≡ Menu

Latest News

What You Need to Know About Growth Plate Injuries (Infographic)

Author: Rosemary Buckle, M.D.

We’re all susceptible to bone fractures, but children have an extra risk that parents should be aware of: growth plate injuries. According to the American Academy of Orthopaedic Surgeons, growth plate fractures account for approximately 15% to 30% of all childhood fractures.

An infographic from Hospital for Special Surgery sheds light on growth plate injuries in children and teens. Parents, take a few minutes to review the information below for a basic understanding of this health concern…

What Are Growth Plates?

Growth plates are areas of smooth, elastic cartilage located near the end of long bones in children. These are the areas where bone growth occurs in bones like the shoulder, elbow, wrist, hip, foot, knee, hand and ankle. Once a child stops growing, these growth plates close and become solid bone.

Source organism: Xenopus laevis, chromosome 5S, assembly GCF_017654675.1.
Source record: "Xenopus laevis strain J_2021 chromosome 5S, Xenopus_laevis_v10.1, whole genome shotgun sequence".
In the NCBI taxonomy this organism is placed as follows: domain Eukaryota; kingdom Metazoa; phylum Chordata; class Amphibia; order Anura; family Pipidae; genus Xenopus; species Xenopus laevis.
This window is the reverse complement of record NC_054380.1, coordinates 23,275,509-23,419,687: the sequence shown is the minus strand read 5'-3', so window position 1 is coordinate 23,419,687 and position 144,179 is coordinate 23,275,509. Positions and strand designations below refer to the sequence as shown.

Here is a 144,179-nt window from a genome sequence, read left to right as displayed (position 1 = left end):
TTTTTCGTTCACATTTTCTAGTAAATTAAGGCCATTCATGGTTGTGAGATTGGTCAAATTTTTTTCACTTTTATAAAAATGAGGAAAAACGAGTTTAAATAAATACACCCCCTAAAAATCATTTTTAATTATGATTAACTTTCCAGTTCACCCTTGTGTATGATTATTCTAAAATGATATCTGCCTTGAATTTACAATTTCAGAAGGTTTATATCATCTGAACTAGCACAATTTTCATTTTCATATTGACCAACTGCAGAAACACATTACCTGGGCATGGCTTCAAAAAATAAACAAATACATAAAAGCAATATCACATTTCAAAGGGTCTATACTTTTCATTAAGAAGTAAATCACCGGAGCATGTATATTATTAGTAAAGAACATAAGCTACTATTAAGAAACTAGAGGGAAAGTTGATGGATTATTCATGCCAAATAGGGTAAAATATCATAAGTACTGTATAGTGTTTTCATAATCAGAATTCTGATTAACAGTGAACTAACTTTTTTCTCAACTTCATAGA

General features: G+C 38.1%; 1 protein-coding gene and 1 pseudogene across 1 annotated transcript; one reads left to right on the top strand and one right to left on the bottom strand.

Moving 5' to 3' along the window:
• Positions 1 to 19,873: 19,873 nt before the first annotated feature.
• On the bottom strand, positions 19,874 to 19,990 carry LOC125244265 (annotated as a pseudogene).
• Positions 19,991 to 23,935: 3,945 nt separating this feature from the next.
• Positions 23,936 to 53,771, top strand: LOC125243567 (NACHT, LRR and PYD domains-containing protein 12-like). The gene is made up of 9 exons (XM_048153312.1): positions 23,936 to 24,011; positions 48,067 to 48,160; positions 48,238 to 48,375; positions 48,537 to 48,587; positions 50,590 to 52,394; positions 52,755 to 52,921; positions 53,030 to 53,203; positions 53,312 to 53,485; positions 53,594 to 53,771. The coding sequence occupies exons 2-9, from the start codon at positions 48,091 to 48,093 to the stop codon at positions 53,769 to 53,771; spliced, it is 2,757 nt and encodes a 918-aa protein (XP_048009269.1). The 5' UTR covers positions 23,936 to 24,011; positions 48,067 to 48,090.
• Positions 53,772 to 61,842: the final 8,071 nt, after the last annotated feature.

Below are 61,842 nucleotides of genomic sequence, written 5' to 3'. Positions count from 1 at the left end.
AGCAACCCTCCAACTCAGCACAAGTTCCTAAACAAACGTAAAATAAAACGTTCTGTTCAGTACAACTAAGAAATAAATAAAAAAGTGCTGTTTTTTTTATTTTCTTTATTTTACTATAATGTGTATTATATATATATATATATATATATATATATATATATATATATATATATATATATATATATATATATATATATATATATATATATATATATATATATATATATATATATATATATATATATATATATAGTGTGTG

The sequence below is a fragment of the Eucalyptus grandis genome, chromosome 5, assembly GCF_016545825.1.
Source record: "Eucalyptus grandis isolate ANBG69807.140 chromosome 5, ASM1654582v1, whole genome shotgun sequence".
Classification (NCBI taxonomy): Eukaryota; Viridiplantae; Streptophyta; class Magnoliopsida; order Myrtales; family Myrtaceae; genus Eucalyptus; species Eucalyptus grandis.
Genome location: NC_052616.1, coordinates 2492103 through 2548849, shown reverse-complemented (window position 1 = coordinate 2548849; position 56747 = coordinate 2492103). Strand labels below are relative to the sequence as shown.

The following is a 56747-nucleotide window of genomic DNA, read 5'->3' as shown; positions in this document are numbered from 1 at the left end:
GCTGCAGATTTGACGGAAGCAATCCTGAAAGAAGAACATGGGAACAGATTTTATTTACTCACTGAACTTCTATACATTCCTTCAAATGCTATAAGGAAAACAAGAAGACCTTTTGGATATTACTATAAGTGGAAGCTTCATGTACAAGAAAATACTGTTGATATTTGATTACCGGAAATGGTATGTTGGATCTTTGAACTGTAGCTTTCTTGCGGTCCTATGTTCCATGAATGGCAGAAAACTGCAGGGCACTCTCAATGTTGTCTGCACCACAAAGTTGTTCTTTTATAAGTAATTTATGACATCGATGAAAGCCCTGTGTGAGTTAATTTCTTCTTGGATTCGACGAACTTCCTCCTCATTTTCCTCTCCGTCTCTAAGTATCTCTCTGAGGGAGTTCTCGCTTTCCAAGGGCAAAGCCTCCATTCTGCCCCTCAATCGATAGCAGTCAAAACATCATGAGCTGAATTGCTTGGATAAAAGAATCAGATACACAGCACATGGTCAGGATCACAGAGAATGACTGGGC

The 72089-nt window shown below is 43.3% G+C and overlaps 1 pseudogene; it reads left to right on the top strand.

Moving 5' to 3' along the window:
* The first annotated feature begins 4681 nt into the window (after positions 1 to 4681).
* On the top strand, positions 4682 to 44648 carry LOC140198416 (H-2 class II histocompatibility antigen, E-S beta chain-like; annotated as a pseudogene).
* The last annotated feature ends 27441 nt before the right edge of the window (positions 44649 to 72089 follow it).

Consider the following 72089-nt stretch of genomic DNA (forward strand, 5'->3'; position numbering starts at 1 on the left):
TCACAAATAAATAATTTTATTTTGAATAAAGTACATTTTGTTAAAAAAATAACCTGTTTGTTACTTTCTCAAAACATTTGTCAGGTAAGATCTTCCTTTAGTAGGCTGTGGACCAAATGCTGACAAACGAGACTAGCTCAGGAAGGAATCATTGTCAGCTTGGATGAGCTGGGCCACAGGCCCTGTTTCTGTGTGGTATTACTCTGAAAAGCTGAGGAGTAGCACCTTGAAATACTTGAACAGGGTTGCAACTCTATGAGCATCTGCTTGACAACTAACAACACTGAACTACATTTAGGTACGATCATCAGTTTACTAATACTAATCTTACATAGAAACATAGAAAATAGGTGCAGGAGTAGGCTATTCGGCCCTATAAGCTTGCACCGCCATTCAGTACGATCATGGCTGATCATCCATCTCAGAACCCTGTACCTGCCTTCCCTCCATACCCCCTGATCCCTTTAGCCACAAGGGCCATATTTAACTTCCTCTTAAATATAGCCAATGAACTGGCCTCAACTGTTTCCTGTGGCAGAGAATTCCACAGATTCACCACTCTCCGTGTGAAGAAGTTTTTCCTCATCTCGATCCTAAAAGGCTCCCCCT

In the event of a growth plate injury, prompt diagnosis and treatment is important, as trauma can affect how the bone grows, potentially resulting in lifelong complications.

What Causes Growth Plate Injuries?

Growth plate injuries may result from an accident, such as a fall, or from overuse (stress from a repeated activity).

    • One in three growth plate injuries occurs during competitive sports.
    • One in five growth plate injuries occurs during recreational activities.

When Are Children & Teens At Risk?

As long as growth plates are present in a child or teenager, risk for injury exists. However, boys are approximately twice as likely to sustain a growth plate injury than girls. This is partly due to the fact that boys’ growth plates are open for a greater amount of time than girls’.

Female growth plates may close between the ages of 14 and 16, while male growth plates may remain open until ages 16-18.

Houston Orthopedic Physician, Dr. Rosemary Buckle

For more information, schedule an appointment with Dr. Rosemary Buckle at Houston Institute for Sports Medicine & Orthopedics by calling (713) 756-5546.

Please consult with your physician before undertaking any form of medical treatment or adopting any exercise program or dietary guidelines.